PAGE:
Portrayed by actor-drummer Donald Mamby, Shango drums at the center of the stage and the center of the photo. Arguably, this stunning Rayon McLean directed show, was a true revolution, with everyone –including the plot– swirling around Shango and his ability to connect to and communicate with his loves, his past, his culture, his people. The QUILT collective never shies from probing the trauma that underlies our identity struggles in this New World. ReAshored explored the big, complex question still plaguing us after all these centuries of living in Jamaica: How can we be reassured, confident, rooted after our forced migration, after our stripped names, after our stolen drums, after our colonial encounter with Europe in the Americas? ReAshored steps in to remind us that our cultural memory is more powerful than Christianity’s punishments. ReAshored reminds us that despite its ban aboard the slave ship, its colonial ban on the plantation, its ban that can be read into the early disdain for Rasta’s nyabinghi, dancehall’s bass, and Jamaica’s Noise Abatement Act, Shango’s drum still beats. Give thanks.
But Shango wasn’t only called to the theater’s stage. Shango can be found in the movie theater too, if you know where to look. Shango can be seen in the latest and final Avengers installation. Let me explain (and wait for the video at the end). The Marvel superhero known as Thor shares many of Shango’s characteristics. Thor of Norse (Germanic) mythology resembles Shango in just about every way except complexion!
The above left image is the cover of a Marvel comic book. Illustrator Jack Kirby first sketched Thor in 1962. The Thor that graces the comic books and the Thor that has been portrayed by actor Chris Hemsworth on the silver screen are based on the Norse hammer-wielding god of stormy weather and thunder. The image on the right is a Shango/Xango Orisha recreation of Marvel’s Thor done by the Brazilian artist Hugo Canuto (see more here and below). The similarities raise critical questions about the origins of Thor and provoke broader questions about the many other superheroes that are the Avengers. Are they all modeled after Yoruba Orishas?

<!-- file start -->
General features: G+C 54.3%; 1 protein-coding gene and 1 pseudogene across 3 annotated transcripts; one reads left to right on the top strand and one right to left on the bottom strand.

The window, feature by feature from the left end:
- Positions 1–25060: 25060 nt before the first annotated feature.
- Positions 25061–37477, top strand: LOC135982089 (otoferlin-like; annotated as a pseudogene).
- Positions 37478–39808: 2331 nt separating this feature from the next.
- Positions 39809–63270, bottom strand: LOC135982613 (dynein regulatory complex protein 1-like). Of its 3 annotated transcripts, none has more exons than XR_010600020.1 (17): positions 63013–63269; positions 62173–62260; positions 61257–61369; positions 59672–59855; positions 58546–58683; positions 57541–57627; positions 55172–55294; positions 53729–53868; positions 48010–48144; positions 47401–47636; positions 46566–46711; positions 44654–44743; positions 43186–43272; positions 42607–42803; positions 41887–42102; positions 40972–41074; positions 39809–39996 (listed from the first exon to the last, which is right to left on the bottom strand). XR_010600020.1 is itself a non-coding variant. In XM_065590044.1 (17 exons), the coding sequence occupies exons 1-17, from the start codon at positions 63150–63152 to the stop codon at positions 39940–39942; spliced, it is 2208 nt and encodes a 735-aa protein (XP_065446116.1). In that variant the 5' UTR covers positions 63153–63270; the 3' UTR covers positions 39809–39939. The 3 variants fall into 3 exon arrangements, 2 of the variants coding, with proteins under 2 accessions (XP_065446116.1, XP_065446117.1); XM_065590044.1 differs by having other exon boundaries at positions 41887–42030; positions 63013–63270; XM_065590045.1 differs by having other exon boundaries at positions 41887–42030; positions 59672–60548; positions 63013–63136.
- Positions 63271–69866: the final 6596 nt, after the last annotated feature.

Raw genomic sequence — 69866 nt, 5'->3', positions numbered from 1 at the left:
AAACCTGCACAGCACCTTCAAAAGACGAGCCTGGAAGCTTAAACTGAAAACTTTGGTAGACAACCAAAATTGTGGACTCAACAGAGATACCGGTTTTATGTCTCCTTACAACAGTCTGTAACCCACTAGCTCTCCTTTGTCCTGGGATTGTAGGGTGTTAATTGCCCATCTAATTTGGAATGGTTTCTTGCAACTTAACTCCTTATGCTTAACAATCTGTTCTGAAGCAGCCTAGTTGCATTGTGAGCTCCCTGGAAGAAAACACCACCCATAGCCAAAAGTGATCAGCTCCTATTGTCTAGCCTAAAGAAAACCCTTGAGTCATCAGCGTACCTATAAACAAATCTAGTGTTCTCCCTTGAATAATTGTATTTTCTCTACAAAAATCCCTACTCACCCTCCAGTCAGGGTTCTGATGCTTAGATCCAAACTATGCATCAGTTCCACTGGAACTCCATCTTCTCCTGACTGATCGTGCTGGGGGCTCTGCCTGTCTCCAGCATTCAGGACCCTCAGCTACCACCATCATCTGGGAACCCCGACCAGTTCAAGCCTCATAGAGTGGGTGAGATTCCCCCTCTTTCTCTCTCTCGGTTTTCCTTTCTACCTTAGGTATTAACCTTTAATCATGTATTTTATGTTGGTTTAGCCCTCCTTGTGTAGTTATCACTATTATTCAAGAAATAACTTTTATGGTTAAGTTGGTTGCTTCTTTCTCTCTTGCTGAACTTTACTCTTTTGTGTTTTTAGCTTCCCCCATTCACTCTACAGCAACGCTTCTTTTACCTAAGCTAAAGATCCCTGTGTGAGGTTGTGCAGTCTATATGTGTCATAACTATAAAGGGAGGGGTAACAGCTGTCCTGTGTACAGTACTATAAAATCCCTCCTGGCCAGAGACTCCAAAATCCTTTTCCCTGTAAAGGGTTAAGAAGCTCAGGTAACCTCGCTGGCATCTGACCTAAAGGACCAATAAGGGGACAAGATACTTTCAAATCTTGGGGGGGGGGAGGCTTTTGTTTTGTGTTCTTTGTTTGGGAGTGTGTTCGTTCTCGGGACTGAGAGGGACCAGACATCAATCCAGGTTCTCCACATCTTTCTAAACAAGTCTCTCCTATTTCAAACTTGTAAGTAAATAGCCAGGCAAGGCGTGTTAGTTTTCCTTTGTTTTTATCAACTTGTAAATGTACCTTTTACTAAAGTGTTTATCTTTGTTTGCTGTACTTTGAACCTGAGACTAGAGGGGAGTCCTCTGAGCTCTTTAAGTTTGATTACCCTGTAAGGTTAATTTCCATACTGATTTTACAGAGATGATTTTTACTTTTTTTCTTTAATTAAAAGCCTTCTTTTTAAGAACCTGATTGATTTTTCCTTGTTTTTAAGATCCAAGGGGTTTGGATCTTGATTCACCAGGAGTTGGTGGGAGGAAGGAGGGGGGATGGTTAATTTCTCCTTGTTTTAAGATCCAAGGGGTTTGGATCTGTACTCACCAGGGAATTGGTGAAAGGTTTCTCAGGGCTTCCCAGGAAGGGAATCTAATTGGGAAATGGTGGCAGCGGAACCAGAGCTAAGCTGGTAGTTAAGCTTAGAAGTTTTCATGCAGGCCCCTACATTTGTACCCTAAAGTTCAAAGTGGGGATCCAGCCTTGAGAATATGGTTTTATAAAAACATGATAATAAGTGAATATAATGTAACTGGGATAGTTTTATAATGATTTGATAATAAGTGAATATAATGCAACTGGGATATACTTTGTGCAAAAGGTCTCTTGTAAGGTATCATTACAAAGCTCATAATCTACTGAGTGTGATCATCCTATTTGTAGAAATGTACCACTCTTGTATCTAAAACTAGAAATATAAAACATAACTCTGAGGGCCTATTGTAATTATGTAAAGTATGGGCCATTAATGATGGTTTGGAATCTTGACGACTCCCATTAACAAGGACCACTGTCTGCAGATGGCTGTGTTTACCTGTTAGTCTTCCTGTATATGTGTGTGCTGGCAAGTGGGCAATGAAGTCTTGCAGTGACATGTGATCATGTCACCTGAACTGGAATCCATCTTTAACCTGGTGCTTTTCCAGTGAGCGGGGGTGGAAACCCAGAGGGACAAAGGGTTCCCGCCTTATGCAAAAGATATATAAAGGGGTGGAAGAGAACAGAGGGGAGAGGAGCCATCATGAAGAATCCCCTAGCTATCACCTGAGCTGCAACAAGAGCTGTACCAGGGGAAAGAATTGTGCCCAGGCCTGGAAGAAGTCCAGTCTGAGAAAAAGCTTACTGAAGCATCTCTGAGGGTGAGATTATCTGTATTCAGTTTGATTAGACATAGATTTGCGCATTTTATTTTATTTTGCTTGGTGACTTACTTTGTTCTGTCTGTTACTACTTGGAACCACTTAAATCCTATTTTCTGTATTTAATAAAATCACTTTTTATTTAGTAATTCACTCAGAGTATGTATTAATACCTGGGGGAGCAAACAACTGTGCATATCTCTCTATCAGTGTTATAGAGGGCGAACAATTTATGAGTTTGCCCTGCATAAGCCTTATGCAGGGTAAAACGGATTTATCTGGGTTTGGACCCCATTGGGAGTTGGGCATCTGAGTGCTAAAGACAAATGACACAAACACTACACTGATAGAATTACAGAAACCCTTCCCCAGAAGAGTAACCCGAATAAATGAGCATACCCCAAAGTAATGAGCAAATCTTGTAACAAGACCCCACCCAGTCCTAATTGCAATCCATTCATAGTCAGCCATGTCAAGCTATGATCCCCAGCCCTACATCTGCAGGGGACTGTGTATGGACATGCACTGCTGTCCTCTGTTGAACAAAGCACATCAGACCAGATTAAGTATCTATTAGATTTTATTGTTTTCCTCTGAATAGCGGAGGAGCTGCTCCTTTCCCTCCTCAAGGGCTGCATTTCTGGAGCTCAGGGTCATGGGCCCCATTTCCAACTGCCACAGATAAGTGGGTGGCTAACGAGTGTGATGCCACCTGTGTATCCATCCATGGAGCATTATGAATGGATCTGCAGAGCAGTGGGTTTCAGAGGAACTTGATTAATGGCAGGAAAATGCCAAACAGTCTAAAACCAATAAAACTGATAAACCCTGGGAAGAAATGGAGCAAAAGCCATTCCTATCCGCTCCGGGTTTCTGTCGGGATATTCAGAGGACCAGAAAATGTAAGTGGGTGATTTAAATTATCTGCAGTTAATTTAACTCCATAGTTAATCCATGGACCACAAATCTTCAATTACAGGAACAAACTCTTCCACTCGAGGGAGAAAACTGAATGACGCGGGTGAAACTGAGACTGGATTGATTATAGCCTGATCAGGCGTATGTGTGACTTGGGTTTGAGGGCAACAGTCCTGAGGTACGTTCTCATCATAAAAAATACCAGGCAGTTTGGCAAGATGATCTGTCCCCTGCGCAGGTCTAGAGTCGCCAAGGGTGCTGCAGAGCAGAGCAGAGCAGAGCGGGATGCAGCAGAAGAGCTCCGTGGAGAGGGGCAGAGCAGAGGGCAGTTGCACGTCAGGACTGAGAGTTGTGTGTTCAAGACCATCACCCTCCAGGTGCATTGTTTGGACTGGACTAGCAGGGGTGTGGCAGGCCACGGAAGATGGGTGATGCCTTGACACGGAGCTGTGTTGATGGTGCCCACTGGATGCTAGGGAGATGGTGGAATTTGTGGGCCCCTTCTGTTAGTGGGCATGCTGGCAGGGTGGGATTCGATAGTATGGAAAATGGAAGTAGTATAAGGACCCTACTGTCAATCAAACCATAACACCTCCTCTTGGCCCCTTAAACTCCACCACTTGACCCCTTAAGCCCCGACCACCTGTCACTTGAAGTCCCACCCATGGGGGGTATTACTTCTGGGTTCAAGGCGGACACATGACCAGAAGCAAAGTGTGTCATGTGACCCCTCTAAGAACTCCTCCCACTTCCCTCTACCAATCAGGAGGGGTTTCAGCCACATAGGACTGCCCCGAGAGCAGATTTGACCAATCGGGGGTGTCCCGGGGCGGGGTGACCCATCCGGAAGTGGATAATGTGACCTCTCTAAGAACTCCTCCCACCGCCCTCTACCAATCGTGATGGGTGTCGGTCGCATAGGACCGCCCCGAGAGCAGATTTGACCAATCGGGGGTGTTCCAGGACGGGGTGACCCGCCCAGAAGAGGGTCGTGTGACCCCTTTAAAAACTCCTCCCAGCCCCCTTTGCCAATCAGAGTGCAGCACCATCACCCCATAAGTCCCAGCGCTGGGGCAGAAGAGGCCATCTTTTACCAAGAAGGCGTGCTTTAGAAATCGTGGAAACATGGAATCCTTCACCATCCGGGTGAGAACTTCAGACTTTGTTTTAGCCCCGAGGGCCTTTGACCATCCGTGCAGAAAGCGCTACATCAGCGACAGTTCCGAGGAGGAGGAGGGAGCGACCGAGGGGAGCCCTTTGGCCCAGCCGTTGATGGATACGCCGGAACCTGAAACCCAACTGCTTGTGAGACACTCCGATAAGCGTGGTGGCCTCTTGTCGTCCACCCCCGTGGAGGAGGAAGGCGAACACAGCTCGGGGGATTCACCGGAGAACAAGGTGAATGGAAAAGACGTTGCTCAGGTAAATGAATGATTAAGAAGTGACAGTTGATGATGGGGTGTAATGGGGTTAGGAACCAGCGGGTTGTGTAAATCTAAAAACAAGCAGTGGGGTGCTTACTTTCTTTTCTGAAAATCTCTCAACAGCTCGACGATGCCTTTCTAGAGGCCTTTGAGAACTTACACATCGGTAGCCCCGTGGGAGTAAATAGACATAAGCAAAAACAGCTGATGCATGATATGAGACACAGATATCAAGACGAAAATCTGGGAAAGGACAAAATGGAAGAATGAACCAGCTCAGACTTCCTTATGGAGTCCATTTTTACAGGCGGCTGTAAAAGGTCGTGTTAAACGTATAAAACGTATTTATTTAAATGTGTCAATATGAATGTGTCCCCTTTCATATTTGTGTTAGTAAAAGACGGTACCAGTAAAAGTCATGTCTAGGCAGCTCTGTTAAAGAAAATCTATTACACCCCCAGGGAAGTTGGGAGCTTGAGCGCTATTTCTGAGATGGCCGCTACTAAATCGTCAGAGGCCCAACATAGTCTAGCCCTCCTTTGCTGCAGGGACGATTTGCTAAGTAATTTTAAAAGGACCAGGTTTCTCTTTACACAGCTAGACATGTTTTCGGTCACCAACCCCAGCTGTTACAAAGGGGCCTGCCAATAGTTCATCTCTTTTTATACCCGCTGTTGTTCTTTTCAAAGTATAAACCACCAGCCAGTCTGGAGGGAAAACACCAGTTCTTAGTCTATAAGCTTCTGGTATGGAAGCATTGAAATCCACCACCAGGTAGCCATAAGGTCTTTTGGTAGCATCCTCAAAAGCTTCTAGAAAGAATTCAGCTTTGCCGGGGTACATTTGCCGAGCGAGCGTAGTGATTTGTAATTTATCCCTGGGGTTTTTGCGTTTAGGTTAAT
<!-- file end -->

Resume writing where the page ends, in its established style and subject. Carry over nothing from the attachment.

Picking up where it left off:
It seems quite possible that Africa’s place in Marvel may actually pre-date Black Panther and Wakanda, but we just did not know it. Are these the risks we run when we do not know our African history? What else don’t we know or remember?
If you haven’t yet seen Avengers: Endgame, see it. Maybe one day (sooner than we think) a full Orisha film will grace movie theater screens world-wide. Imagine that!
Let us give reassurance to the ancestors that we will remember their names. Let us claim our destiny and go back and get their knowledge. Theater and film experiences don’t just offer us entertainment value, they give us opportunities to immerse ourselves in representative past, present, and future realities. But Shango’s reach powers beyond the theater as well. So even if you missed QUILT’s performance, or if you missed the Edna Manley staging, or even if you do not choose to see the Avengers, Shango still beats a drum in the thunder of the storm and in the red heat of fire. As the saying goes, listen and you shall hear; seek and you shall find. Sankofa, a Twi word from Ghana, reminds us to go back and get it.
*The source for the opening quote comes from this website. You may read more about Yoruba beliefs there.